Tomaas’s aim is to demonstrate that there is beauty and artistic potential in both artificial and natural objects. However, most folks don’t give any of this stuff a second thought besides maybe ensuring that you throw it all away into the correct receptacles.

“Some of my photography can be viewed as a contemporary, fashion/art-based version of Andy Warhol’s work, for by reproducing ordinary objects and integrating them with the human body in startling ways,” Tomaas says about his work.

 

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Peechaya Burroughs Still Life Images of Food at Play

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All images by Peechaya Burroughs. Used with permission.

After finding photographer Peechaya Burroughs on Behance, it was hard not to fall in love with her whimsical and creative images. She studied Fine Arts, and after spending some time working for various advertising and graphic design agencies in Bangkok, she moved to Australia and undertook further studies for a Diploma of Website Production and Management at TAFE Sydney Institute.

She continued to work as a graphic designer; and perhaps that’s partially the root of how she get her ideas for her images. Peechaya says that she gets ideas from her children, and after talking to her about her work, we see how that totally makes sense.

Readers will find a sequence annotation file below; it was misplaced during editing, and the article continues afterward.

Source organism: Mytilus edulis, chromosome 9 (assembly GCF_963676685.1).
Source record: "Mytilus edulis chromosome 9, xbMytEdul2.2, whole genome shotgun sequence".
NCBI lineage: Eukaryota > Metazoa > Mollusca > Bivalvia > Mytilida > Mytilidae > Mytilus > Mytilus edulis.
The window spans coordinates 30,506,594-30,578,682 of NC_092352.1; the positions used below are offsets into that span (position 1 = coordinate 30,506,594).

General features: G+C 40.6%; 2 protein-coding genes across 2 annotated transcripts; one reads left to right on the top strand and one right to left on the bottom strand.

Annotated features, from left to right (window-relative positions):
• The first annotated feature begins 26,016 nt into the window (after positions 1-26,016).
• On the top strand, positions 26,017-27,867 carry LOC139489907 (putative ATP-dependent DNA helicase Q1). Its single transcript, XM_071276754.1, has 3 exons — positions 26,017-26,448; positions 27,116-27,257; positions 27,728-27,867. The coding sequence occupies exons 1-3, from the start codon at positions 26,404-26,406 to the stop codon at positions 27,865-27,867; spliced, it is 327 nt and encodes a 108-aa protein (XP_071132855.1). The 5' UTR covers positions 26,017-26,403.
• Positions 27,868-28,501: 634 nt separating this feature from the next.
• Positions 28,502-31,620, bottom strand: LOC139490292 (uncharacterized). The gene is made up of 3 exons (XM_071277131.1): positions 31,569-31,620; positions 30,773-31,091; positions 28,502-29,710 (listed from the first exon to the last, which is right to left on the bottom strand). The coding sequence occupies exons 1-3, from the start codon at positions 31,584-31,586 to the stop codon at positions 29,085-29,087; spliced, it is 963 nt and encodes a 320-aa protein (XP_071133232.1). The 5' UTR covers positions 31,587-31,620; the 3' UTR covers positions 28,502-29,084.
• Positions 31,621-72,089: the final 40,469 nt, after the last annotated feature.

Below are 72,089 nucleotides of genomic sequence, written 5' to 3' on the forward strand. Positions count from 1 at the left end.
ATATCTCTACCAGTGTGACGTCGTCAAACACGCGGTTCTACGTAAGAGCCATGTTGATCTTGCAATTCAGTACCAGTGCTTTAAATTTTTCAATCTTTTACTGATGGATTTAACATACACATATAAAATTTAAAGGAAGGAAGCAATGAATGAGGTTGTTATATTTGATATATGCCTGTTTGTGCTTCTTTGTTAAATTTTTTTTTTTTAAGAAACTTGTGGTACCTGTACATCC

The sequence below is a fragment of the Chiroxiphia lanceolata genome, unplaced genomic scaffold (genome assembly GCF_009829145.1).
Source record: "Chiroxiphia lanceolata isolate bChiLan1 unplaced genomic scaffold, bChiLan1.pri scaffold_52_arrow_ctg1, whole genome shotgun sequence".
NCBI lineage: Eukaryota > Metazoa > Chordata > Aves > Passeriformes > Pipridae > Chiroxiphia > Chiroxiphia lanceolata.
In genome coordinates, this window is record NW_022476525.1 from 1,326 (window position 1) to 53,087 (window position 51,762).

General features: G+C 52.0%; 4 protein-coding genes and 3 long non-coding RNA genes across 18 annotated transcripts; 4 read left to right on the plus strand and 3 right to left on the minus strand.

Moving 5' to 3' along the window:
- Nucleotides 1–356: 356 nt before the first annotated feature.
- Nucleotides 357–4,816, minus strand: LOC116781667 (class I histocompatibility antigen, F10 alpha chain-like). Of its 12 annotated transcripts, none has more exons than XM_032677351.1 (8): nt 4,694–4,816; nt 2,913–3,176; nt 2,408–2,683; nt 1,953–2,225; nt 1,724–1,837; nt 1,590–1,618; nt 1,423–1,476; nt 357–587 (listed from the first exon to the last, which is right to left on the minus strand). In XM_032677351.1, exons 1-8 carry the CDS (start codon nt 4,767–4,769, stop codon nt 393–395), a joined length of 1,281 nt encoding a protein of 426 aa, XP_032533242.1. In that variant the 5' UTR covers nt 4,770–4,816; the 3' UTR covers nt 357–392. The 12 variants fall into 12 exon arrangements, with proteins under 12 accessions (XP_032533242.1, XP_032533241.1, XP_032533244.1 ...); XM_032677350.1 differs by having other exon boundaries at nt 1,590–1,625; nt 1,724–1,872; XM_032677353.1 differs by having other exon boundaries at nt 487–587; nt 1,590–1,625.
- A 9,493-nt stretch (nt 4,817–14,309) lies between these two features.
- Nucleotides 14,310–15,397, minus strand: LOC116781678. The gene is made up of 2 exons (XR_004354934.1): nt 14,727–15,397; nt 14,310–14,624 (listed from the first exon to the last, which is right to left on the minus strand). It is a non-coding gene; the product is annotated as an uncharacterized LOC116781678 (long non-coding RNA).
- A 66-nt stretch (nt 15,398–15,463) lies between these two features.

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Beatrice Schuler: Lighting in Food Photography

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All images by Béatrice Schuler. Used with permission.

Béatrice Schuler hails from Nova Scotia, Canada) fell in love with photography, lab work, and film in her teenage years. After a successful career in a different field, she rediscovered her initial passion several years ago. She tells us that she’s in love with lots of genres–street photography, landscapes, animals, food photography, etc. What she likes above all is playing with shadows and light, and “catching” moments of life.

And more importantly for some of you, she’s a lover of natural light.

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Michael Moeller: A Love Story about Food Photography

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All images by Michael Moeller. Used with permission.

Photographer Michael Moeller hails from Oldenburg, North Germany. He’s 53 now and a former quality control manager for an automotive supplier with Volkswagen as a customer. Michael tells us that it was a really hard job.